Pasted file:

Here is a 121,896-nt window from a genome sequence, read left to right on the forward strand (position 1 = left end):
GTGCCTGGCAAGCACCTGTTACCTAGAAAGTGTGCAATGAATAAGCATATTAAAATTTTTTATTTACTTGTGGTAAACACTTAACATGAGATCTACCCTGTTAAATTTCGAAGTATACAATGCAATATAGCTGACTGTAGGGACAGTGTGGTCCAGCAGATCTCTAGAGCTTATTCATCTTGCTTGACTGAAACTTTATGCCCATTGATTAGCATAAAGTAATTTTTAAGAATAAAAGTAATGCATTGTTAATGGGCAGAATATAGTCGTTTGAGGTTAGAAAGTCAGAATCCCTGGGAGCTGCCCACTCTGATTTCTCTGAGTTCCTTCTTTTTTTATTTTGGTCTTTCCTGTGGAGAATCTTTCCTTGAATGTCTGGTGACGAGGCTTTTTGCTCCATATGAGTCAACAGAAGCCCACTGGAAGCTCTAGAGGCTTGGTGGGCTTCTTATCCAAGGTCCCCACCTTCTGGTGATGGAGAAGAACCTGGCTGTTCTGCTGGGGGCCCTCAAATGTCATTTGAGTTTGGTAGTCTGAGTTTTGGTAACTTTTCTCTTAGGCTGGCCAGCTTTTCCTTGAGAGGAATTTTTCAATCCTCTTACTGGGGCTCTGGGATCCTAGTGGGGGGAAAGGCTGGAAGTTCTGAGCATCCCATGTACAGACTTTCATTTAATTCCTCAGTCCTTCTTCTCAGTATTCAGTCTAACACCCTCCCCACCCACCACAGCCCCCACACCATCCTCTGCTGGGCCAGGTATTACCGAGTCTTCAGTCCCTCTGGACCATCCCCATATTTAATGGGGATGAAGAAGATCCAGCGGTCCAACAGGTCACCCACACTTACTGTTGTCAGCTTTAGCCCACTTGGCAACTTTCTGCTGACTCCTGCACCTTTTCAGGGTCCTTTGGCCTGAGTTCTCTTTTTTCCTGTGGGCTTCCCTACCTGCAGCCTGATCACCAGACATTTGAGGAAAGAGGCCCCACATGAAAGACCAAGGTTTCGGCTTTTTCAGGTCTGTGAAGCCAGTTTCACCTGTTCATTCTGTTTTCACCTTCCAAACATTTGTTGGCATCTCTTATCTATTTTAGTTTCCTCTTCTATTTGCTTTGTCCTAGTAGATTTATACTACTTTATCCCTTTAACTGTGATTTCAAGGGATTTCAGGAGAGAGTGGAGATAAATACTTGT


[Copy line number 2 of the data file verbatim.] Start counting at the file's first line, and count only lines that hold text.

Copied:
GTGCCTGGCAAGCACCTGTTACCTAGAAAGTGTGCAATGAATAAGCATATTAAAATTTTTTATTTACTTGTGGTAAACACTTAACATGAGATCTACCCTGTTAAATTTCGAAGTATACAATGCAATATAGCTGACTGTAGGGACAGTGTGGTCCAGCAGATCTCTAGAGCTTATTCATCTTGCTTGACTGAAACTTTATGCCCATTGATTAGCATAAAGTAATTTTTAAGAATAAAAGTAATGCATTGTTAATGGGCAGAATATAGTCGTTTGAGGTTAGAAAGTCAGAATCCCTGGGAGCTGCCCACTCTGATTTCTCTGAGTTCCTTCTTTTTTTATTTTGGTCTTTCCTGTGGAGAATCTTTCCTTGAATGTCTGGTGACGAGGCTTTTTGCTCCATATGAGTCAACAGAAGCCCACTGGAAGCTCTAGAGGCTTGGTGGGCTTCTTATCCAAGGTCCCCACCTTCTGGTGATGGAGAAGAACCTGGCTGTTCTGCTGGGGGCCCTCAAATGTCATTTGAGTTTGGTAGTCTGAGTTTTGGTAACTTTTCTCTTAGGCTGGCCAGCTTTTCCTTGAGAGGAATTTTTCAATCCTCTTACTGGGGCTCTGGGATCCTAGTGGGGGGAAAGGCTGGAAGTTCTGAGCATCCCATGTACAGACTTTCATTTAATTCCTCAGTCCTTCTTCTCAGTATTCAGTCTAACACCCTCCCCACCCACCACAGCCCCCACACCATCCTCTGCTGGGCCAGGTATTACCGAGTCTTCAGTCCCTCTGGACCATCCCCATATTTAATGGGGATGAAGAAGATCCAGCGGTCCAACAGGTCACCCACACTTACTGTTGTCAGCTTTAGCCCACTTGGCAACTTTCTGCTGACTCCTGCACCTTTTCAGGGTCCTTTGGCCTGAGTTCTCTTTTTTCCTGTGGGCTTCCCTACCTGCAGCCTGATCACCAGACATTTGAGGAAAGAGGCCCCACATGAAAGACCAAGGTTTCGGCTTTTTCAGGTCTGTGAAGCCAGTTTCACCTGTTCATTCTGTTTTCACCTTCCAAACATTTGTTGGCATCTCTTATCTATTTTAGTTTCCTCTTCTATTTGCTTTGTCCTAGTAGATTTATACTACTTTATCCCTTTAACTGTGATTTCAAGGGATTTCAGGAGAGAGTGGAGATAAATACTTGT